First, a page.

xRapid Develop Powerful Smartphone-Based Diagnostic Tool For Malaria

xRapid Develop Powerful Smartphone-Based Diagnostic Tool For Malaria
Despite a 37 percent decrease in malaria incidence between 2000 and 2015, there was an estimate of over 200 million cases in 2015. And despite the 60 percent decrease in mortality rates the last 15 years, significant challenges remain. Early and accurate diagnosis is essential for both rapid and effective disease management and surveillance, but weak health systems continue to impede the progress in malaria control.  Millions of people are still not receiving the services they need to prevent and treat malaria, and better diagnostic tools that is equally suitable for rural and low-resource setting is essential.

The London-based startup xRapid has developed a mobile health solution that provide automatic diagnosis of malaria through a smartphone app. The camera on the phone, connected to the microscope, take a picture of the sample, and the app uses an algorithm to detect the presence of malaria parasites in red blood cells. The startup has led several clinical studies and trials in different countries in order to assess the performance of the app, and results have shown the test to be 98.2% accurate, with a sensitivity of 100% and specificity of 95% on all five types of Plasmodium that cause malaria.

The innovative diagnostic platform includes an iPhone, the xRapid mobile app and either a compound or field microscope. The test equipment and technology is portable and can cope with harsh climates and hot temperatures, making it suitable for healthcare professionals and aid workers in remote areas with limited resources. xRapid works as a pay-as-you-test service, and once the hardware is purchased, the users are able to top up their account with the amount of diagnostic tests they plan to use.

By using digital imaging technology and artificial intelligence, xRapid has developed an innovative platform that can diagnose malaria faster, cheaper and more accurately than conventional methods. It is much more accurate than Rapid Diagnostic Tests (RDTs), and much faster than microscopy which is considered the gold standard for malaria diagnosis. And it is cheaper, faster and much easier to use than PCR, which is far from efficient in endemic regions. xRapid sidesteps the issues with currently available methods, and its portable nature mean it can be stored and taken anywhere, and require very little training, which is crucial in rural and low-resource settings.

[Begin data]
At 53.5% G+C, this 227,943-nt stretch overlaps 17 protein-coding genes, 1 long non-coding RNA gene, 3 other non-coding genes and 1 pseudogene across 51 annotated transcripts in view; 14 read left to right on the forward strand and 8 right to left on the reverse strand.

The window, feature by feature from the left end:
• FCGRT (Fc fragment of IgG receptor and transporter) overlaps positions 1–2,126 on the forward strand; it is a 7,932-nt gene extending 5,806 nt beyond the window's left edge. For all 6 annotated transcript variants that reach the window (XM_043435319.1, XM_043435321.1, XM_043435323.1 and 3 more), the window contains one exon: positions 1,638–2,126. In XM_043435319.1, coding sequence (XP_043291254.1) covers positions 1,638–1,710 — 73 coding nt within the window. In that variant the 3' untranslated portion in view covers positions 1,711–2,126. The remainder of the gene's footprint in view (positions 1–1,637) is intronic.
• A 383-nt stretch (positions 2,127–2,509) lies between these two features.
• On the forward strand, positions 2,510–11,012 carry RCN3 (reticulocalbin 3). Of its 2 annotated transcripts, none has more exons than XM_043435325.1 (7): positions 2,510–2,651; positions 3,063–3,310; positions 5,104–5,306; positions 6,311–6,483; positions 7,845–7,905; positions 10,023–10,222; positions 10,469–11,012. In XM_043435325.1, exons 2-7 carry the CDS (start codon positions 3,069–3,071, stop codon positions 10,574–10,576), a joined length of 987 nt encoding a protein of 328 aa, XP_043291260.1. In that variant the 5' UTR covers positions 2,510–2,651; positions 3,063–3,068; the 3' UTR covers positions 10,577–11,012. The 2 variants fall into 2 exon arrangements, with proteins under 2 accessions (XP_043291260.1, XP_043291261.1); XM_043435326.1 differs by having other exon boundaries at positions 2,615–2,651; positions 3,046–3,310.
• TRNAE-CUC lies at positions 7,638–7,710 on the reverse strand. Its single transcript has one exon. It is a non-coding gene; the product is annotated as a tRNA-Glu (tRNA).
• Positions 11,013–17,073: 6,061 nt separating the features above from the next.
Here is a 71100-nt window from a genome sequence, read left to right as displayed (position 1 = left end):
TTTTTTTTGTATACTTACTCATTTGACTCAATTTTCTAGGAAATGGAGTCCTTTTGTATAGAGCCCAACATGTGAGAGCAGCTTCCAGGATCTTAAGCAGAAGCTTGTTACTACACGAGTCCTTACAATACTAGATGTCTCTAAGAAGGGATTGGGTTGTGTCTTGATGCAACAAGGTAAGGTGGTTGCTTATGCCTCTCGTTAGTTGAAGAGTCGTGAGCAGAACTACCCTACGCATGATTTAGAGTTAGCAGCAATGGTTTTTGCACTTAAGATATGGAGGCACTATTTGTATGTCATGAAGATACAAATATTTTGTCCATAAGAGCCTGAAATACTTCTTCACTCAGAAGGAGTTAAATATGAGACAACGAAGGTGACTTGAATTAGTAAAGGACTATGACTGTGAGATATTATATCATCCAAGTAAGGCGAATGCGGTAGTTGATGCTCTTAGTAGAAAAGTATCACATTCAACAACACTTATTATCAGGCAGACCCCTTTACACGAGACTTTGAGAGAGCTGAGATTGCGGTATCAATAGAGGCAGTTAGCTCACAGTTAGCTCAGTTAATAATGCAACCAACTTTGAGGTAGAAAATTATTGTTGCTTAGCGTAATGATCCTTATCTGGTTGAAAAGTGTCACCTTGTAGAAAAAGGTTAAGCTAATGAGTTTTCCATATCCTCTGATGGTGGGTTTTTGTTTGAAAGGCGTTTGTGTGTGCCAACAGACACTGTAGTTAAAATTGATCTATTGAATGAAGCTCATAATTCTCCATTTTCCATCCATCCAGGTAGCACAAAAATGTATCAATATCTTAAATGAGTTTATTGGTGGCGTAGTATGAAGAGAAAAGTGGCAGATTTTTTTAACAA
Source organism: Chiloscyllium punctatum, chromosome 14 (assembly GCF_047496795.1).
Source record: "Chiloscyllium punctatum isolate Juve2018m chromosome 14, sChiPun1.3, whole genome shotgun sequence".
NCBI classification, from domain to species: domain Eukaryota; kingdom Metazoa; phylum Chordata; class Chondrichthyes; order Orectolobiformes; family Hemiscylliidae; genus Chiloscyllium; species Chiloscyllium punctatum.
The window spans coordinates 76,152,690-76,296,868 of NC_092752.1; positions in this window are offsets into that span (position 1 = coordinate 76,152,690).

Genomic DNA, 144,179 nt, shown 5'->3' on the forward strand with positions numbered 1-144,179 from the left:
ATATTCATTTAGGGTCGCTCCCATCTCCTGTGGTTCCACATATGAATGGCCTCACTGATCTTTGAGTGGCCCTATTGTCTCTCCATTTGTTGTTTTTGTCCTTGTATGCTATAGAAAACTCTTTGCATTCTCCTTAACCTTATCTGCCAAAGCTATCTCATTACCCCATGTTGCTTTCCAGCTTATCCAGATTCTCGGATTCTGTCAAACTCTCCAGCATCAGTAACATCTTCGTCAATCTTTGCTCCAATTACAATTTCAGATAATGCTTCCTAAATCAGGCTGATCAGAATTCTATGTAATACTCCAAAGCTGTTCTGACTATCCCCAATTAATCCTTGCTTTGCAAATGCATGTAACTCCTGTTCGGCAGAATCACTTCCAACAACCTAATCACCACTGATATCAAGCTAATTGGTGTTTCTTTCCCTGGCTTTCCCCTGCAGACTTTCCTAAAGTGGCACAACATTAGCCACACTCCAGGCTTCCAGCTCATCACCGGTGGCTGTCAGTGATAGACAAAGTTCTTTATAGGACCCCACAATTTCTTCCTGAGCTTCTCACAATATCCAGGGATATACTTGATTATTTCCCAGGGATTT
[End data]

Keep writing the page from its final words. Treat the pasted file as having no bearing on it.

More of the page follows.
Although the pay-as-you-go business model seem unpractical in regions where the burden of malaria remain heavily concentrated, the technology could help address and reach the global targets set by the WHO. Half of the global population is at risk of malaria, and xRapid not only help improve the lives of those affected, but could also play a major role in preventative public health strategies. While there certainly are questions regarding protocol and use of smartphones near blood samples, the retention of information that smartphone technology allows makes for a powerful disease-mapping tool that can contribute towards predicting future outbreaks.

In 2016, xRapid was voted as the audience winner at the Pistoia Alliance’s Mini Start Up Challenge in London, an event designed to recognize innovative solutions to solving life science problems. They have also been selected as one of the finalists of the OBN Awards in the Best Implementation of Digital Healthcare, set to celebrate innovation and achievement in the UK life sciences. While the startup currently is solely focused on malaria, they also aim to use the technology to detect tuberculosis, gonorrhea and blood cancers.